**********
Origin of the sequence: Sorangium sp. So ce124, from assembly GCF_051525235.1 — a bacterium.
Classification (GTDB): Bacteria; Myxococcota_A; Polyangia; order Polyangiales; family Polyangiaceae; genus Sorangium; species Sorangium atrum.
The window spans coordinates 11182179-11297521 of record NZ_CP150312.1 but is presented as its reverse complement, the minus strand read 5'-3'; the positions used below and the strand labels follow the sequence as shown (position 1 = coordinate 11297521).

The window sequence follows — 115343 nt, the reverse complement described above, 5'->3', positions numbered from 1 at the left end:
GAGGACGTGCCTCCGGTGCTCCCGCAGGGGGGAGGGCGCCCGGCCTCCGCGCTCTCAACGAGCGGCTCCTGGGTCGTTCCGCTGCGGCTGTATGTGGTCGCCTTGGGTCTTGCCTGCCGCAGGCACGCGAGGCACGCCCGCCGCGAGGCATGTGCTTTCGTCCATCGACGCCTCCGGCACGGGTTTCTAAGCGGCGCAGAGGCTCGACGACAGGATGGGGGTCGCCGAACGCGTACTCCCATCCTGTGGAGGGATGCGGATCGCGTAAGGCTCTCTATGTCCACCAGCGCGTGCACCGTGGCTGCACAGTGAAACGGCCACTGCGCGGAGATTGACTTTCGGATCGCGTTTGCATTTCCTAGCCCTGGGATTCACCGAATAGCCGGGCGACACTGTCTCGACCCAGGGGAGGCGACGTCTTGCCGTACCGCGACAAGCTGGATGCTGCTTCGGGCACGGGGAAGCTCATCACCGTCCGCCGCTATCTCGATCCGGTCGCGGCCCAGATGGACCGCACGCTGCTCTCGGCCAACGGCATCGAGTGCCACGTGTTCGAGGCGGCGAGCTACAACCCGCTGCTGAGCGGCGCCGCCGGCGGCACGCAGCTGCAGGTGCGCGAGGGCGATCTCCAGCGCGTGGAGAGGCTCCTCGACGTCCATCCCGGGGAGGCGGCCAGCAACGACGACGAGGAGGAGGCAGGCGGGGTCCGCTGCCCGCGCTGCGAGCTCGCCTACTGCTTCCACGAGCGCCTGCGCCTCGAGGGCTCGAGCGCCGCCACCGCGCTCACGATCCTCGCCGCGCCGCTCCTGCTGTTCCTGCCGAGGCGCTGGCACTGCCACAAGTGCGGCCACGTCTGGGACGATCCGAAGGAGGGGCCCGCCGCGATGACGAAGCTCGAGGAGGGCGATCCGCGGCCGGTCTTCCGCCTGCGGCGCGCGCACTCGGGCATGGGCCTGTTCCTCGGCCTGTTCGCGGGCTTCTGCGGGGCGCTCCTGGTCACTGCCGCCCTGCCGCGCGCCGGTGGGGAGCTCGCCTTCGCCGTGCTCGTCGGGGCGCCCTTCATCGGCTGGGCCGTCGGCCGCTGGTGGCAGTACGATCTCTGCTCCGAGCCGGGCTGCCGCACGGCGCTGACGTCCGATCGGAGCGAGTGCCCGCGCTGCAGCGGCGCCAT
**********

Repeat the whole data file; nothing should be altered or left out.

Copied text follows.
Origin of the sequence: Sorangium sp. So ce124, from assembly GCF_051525235.1 — a bacterium.
Classification (GTDB): Bacteria; Myxococcota_A; Polyangia; order Polyangiales; family Polyangiaceae; genus Sorangium; species Sorangium atrum.
The window spans coordinates 11182179-11297521 of record NZ_CP150312.1 but is presented as its reverse complement, the minus strand read 5'-3'; the positions used below and the strand labels follow the sequence as shown (position 1 = coordinate 11297521).

The window sequence follows — 115343 nt, the reverse complement described above, 5'->3', positions numbered from 1 at the left end:
GAGGACGTGCCTCCGGTGCTCCCGCAGGGGGGAGGGCGCCCGGCCTCCGCGCTCTCAACGAGCGGCTCCTGGGTCGTTCCGCTGCGGCTGTATGTGGTCGCCTTGGGTCTTGCCTGCCGCAGGCACGCGAGGCACGCCCGCCGCGAGGCATGTGCTTTCGTCCATCGACGCCTCCGGCACGGGTTTCTAAGCGGCGCAGAGGCTCGACGACAGGATGGGGGTCGCCGAACGCGTACTCCCATCCTGTGGAGGGATGCGGATCGCGTAAGGCTCTCTATGTCCACCAGCGCGTGCACCGTGGCTGCACAGTGAAACGGCCACTGCGCGGAGATTGACTTTCGGATCGCGTTTGCATTTCCTAGCCCTGGGATTCACCGAATAGCCGGGCGACACTGTCTCGACCCAGGGGAGGCGACGTCTTGCCGTACCGCGACAAGCTGGATGCTGCTTCGGGCACGGGGAAGCTCATCACCGTCCGCCGCTATCTCGATCCGGTCGCGGCCCAGATGGACCGCACGCTGCTCTCGGCCAACGGCATCGAGTGCCACGTGTTCGAGGCGGCGAGCTACAACCCGCTGCTGAGCGGCGCCGCCGGCGGCACGCAGCTGCAGGTGCGCGAGGGCGATCTCCAGCGCGTGGAGAGGCTCCTCGACGTCCATCCCGGGGAGGCGGCCAGCAACGACGACGAGGAGGAGGCAGGCGGGGTCCGCTGCCCGCGCTGCGAGCTCGCCTACTGCTTCCACGAGCGCCTGCGCCTCGAGGGCTCGAGCGCCGCCACCGCGCTCACGATCCTCGCCGCGCCGCTCCTGCTGTTCCTGCCGAGGCGCTGGCACTGCCACAAGTGCGGCCACGTCTGGGACGATCCGAAGGAGGGGCCCGCCGCGATGACGAAGCTCGAGGAGGGCGATCCGCGGCCGGTCTTCCGCCTGCGGCGCGCGCACTCGGGCATGGGCCTGTTCCTCGGCCTGTTCGCGGGCTTCTGCGGGGCGCTCCTGGTCACTGCCGCCCTGCCGCGCGCCGGTGGGGAGCTCGCCTTCGCCGTGCTCGTCGGGGCGCCCTTCATCGGCTGGGCCGTCGGCCGCTGGTGGCAGTACGATCTCTGCTCCGAGCCGGGCTGCCGCACGGCGCTGACGTCCGATCGGAGCGAGTGCCCGCGCTGCAGCGGCGCCAT